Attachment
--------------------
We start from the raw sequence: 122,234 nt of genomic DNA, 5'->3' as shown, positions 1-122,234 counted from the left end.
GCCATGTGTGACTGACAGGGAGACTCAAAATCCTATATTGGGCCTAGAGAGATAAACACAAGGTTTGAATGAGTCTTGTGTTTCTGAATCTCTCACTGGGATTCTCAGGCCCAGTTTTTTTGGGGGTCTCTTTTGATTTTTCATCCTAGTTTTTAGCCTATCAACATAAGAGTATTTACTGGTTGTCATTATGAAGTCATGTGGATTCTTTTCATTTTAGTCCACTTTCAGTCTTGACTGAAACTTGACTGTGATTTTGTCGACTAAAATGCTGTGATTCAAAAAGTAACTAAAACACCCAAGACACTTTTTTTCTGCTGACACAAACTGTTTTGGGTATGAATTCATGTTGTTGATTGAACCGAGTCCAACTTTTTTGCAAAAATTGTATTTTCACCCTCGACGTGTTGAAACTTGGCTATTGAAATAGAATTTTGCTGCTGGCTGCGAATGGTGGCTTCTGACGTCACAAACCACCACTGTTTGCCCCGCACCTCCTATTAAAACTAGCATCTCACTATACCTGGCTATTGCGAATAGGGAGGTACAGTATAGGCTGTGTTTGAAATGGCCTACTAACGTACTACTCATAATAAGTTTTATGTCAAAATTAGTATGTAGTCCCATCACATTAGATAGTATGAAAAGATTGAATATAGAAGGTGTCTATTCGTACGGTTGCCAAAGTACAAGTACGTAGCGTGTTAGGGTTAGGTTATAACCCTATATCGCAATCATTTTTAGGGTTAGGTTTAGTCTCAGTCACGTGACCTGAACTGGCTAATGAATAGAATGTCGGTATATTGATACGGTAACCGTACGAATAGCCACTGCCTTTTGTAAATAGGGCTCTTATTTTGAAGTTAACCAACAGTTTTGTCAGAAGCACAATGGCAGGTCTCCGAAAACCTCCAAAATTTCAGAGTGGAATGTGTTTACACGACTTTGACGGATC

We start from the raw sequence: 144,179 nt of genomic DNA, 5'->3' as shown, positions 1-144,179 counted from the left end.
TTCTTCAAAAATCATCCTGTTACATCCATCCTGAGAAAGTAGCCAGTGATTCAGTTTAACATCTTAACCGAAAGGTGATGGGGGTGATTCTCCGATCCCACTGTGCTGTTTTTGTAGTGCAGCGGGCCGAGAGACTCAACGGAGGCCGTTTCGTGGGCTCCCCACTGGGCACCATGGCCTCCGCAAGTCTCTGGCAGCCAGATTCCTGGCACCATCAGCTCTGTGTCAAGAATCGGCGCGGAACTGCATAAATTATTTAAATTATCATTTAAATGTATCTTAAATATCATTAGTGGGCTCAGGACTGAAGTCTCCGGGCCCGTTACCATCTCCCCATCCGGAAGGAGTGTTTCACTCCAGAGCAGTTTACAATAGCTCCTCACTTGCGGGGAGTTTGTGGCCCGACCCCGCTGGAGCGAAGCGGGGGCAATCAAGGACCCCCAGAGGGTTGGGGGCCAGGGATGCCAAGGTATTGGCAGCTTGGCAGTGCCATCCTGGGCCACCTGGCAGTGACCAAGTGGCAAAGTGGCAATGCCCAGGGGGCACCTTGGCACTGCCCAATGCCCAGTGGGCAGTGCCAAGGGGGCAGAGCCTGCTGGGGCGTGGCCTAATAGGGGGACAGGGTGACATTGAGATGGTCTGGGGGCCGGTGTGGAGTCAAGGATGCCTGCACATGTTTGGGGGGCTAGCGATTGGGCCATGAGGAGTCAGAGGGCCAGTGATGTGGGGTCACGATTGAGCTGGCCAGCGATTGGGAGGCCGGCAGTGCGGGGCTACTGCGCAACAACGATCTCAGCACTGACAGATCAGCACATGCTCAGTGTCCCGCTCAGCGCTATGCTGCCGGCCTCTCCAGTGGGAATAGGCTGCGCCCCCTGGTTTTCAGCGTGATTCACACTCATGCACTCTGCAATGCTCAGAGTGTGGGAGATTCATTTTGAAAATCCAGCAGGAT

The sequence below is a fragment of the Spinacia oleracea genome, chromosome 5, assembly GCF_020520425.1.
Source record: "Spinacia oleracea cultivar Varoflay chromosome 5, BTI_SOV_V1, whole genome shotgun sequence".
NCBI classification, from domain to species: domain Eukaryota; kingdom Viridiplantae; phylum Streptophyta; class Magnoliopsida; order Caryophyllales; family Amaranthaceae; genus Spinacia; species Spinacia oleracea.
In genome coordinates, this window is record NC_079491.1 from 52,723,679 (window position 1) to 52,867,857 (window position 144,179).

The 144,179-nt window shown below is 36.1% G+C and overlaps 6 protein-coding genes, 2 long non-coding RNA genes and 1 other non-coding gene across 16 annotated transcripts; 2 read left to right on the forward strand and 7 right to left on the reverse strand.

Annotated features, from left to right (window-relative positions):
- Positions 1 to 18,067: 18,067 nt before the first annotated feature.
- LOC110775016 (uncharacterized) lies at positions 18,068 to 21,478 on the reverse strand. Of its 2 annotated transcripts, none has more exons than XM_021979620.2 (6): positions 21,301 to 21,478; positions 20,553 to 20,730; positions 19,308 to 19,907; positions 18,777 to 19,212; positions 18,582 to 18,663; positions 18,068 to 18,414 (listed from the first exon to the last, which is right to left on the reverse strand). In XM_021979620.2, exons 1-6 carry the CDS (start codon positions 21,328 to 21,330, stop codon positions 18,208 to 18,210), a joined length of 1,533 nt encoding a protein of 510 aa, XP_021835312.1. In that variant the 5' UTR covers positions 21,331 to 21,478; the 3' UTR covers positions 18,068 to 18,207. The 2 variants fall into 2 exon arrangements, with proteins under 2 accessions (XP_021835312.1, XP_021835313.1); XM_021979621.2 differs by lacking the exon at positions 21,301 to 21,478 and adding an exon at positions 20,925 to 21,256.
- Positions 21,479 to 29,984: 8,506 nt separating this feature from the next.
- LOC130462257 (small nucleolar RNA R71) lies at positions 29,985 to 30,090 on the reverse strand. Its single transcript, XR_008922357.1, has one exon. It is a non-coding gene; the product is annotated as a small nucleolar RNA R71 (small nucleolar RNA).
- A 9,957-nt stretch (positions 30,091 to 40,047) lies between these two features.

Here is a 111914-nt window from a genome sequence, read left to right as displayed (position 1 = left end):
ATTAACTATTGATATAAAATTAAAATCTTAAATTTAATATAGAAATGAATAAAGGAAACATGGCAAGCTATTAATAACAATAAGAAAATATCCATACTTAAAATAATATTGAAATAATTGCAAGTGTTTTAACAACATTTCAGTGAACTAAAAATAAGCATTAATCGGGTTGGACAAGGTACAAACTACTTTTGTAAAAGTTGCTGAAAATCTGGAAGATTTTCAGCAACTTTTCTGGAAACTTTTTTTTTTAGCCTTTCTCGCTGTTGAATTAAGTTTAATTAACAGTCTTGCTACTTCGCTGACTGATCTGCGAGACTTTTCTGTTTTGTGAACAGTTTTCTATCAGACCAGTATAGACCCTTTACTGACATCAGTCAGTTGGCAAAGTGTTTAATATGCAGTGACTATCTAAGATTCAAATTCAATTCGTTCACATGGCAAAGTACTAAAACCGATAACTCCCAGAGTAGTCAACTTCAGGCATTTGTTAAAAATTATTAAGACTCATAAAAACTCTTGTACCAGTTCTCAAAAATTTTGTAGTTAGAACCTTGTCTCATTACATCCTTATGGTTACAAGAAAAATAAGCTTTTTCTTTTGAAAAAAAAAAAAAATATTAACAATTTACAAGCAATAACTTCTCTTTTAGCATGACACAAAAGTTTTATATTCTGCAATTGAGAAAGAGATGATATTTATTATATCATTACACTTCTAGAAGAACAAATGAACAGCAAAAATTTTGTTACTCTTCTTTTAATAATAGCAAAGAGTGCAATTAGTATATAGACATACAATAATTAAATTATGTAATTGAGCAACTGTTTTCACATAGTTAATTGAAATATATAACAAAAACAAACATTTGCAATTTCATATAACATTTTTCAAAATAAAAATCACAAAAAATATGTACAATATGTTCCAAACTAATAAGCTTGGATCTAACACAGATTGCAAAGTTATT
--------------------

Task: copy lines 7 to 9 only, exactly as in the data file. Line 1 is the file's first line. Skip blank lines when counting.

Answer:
NCBI classification, from domain to species: domain Eukaryota; kingdom Viridiplantae; phylum Streptophyta; class Magnoliopsida; order Caryophyllales; family Amaranthaceae; genus Spinacia; species Spinacia oleracea.
In genome coordinates, this window is record NC_079491.1 from 52,723,679 (window position 1) to 52,867,857 (window position 144,179).

The 144,179-nt window shown below is 36.1% G+C and overlaps 6 protein-coding genes, 2 long non-coding RNA genes and 1 other non-coding gene across 16 annotated transcripts; 2 read left to right on the forward strand and 7 right to left on the reverse strand.